NAS, the heart of streaming

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For those interested in the results of yesterday's package unwrapping, Henry's fart gun was a bust. I've agreed to return it, much to both our disappointments. It doesn't actually do what it's name implies. Instead, it's a difficult to use gun that puts out a puff of air if you pull back on the rubber stopper–far too difficult for a 3 year old. Worse, it makes no obnoxious sound. Disappointing to both the 3 year old it was intended for and the 67 year old who bought it for him. Nothing upsets us more than expecting one thing and getting something else. Like expecting Plug N Play (UPnP) to perform as its name implies. It may work for printers and other simple devices, but not when it comes to a DLNA music system. I had detailed how a NAS is a hard drive with an internal computer built in. It is accessed over a home network through ethernet cables, and sent on its way by the home router. Pretty simple setup. Computers can do nothing without a program to instruct them. Like a car needing a driver to steer it, the complex mechanisms inside computers are powerful tools in need of direction. When we read that a NAS (Network Attached Storage) is DLNA "ready", it means nothing more than a DLNA server program has been installed and configured to control the NAS. The internal computer does the work, but this DLNA server program tells it what to do. One DLNA server program dominates the NAS landscape. Twonky. Twonky has been around for a very long time. It was founded by a company called PacketVideo who started business in 1998 out of California. Twonky is now a wholly owned subsidiary of Japan's largest mobile phone provider, NTT DoCoMo . Twonky performs as well as its name suggests. Not well. But, it is stable, low cost, handles most media (not DSD) and pretty much is what you're going to be stuck with if you run a NAS. Some companies, like Synology and QNAP, have their own version of DLNA server that outperforms Twonky - I am guessing hoping that trend will continue. There's also one available for easy install, by Synology NAS owners, as well as Windows and Mac owners as well–for those not owning a NAS–that is preferred by Audiophiles and is free. It's called Minimserver. So, what does this all important program do? Let's first review the three critical elements in a DLNA music system: server, controller, renderer (player). The server, in this case Twonky, can do the following tasks (among other things):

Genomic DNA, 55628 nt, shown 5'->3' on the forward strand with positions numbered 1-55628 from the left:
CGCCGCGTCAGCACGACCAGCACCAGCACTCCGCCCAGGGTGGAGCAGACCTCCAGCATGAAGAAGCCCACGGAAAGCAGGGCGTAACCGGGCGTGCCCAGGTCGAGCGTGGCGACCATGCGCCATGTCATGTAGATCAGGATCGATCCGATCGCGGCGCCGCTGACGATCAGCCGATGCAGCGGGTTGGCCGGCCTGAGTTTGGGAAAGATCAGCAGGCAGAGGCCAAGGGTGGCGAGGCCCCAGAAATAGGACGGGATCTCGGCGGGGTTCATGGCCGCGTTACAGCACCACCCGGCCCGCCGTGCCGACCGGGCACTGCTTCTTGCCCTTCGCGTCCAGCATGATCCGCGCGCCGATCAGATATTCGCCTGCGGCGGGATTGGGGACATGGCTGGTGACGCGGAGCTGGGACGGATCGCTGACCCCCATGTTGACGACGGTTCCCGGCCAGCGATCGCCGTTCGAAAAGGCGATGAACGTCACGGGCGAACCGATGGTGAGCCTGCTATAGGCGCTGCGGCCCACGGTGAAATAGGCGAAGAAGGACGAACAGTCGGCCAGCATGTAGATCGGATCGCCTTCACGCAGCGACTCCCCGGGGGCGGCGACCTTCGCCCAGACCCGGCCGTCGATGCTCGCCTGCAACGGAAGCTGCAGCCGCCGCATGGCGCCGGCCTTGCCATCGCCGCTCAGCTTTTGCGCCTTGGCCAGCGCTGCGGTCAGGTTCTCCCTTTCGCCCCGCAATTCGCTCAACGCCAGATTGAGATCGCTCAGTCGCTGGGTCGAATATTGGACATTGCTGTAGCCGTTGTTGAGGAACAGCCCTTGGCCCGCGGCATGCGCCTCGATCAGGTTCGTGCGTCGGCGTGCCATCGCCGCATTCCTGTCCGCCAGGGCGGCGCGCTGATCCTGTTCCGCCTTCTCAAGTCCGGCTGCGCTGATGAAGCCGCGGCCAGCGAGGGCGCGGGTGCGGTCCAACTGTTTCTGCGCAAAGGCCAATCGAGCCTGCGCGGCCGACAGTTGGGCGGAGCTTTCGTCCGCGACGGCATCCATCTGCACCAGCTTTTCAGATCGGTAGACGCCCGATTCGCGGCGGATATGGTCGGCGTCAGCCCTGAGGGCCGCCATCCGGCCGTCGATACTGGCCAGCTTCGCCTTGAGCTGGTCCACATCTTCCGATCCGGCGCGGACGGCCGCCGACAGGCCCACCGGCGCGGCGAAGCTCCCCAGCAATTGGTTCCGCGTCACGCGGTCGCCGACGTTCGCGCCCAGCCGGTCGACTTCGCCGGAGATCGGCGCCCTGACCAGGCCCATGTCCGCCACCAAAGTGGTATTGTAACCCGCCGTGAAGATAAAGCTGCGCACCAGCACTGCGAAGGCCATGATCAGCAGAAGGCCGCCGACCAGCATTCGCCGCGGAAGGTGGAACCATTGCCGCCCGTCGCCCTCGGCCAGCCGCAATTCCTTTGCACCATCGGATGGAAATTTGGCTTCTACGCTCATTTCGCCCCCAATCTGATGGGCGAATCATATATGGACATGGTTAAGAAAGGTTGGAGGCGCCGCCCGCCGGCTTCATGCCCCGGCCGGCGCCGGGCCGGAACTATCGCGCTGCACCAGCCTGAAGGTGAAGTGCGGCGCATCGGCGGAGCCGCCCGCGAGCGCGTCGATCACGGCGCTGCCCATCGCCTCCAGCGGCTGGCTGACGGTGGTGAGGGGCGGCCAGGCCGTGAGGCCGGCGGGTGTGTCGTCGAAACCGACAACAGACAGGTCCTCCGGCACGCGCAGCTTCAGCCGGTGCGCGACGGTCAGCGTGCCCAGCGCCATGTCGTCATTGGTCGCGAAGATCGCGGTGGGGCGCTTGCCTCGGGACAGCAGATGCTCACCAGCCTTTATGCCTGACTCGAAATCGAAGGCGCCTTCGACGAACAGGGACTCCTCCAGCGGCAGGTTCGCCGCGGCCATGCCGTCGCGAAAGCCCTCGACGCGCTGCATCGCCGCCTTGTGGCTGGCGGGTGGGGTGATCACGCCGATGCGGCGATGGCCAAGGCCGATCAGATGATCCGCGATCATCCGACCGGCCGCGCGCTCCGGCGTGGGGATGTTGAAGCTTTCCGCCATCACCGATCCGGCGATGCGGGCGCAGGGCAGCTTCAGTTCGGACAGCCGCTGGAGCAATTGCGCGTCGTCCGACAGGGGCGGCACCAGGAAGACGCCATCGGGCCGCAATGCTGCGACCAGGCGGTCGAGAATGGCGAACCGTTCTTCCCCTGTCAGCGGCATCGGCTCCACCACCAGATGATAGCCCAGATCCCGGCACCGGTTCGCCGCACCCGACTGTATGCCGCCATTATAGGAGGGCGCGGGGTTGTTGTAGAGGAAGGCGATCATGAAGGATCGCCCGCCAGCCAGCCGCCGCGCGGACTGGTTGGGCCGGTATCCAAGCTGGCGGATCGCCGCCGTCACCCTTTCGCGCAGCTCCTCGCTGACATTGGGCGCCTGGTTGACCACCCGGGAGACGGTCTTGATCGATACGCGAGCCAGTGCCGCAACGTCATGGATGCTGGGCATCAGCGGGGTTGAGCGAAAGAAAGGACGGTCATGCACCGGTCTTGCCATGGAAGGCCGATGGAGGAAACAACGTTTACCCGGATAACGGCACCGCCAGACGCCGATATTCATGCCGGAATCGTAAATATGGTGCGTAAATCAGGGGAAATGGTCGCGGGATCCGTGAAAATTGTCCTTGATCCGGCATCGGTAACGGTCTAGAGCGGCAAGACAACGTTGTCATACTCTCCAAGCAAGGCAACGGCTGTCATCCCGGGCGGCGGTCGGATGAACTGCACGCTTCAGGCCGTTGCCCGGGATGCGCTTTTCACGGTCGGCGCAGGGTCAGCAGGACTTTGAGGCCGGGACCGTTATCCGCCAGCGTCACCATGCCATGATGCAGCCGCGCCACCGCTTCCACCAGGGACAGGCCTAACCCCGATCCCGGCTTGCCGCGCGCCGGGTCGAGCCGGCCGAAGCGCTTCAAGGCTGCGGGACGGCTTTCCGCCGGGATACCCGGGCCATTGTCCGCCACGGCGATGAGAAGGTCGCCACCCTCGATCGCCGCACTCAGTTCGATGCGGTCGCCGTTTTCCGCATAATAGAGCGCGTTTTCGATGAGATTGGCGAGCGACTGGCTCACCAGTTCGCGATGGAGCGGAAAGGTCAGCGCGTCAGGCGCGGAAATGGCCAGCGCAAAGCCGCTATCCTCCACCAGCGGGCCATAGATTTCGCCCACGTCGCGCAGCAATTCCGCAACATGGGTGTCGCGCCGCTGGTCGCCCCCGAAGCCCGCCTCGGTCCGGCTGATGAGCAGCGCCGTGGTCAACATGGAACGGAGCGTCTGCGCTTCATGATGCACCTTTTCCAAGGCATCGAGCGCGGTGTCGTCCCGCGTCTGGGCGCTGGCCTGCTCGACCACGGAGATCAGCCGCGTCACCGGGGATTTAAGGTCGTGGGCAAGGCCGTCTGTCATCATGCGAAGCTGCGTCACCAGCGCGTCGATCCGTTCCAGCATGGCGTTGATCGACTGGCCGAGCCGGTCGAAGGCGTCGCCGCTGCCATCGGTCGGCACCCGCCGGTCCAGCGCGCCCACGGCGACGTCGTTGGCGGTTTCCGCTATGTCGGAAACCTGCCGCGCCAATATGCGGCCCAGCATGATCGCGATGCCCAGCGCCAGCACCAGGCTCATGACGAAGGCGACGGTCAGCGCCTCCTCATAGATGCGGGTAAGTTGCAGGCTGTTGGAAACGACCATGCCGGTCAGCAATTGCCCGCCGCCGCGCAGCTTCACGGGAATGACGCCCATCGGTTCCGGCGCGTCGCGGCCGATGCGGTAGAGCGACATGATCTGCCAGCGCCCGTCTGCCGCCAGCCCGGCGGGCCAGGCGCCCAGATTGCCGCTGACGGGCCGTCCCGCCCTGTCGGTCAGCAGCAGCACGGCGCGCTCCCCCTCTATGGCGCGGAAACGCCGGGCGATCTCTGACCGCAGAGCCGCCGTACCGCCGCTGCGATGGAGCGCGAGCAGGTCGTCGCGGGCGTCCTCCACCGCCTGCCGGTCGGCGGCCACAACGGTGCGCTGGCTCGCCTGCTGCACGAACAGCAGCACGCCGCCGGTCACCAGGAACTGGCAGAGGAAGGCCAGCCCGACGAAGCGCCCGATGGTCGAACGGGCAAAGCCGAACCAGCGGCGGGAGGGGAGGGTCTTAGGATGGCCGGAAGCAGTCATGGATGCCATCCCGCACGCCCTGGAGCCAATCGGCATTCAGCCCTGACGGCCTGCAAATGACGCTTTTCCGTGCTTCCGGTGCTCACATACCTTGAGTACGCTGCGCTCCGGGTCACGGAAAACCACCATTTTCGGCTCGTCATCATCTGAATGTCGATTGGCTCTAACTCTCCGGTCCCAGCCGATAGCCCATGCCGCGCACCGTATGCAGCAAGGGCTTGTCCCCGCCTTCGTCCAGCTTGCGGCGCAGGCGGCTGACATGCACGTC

• Tells other devices on the network what the NAS is, what it is capable of doing and playing, and what it has stored on it
  • Reads the stored contents and delivers a list when asked to
  • Connects the player to a specific memory location on the hard drive where music is
Tomorrow we'll look at the controller.
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Paul McGowan

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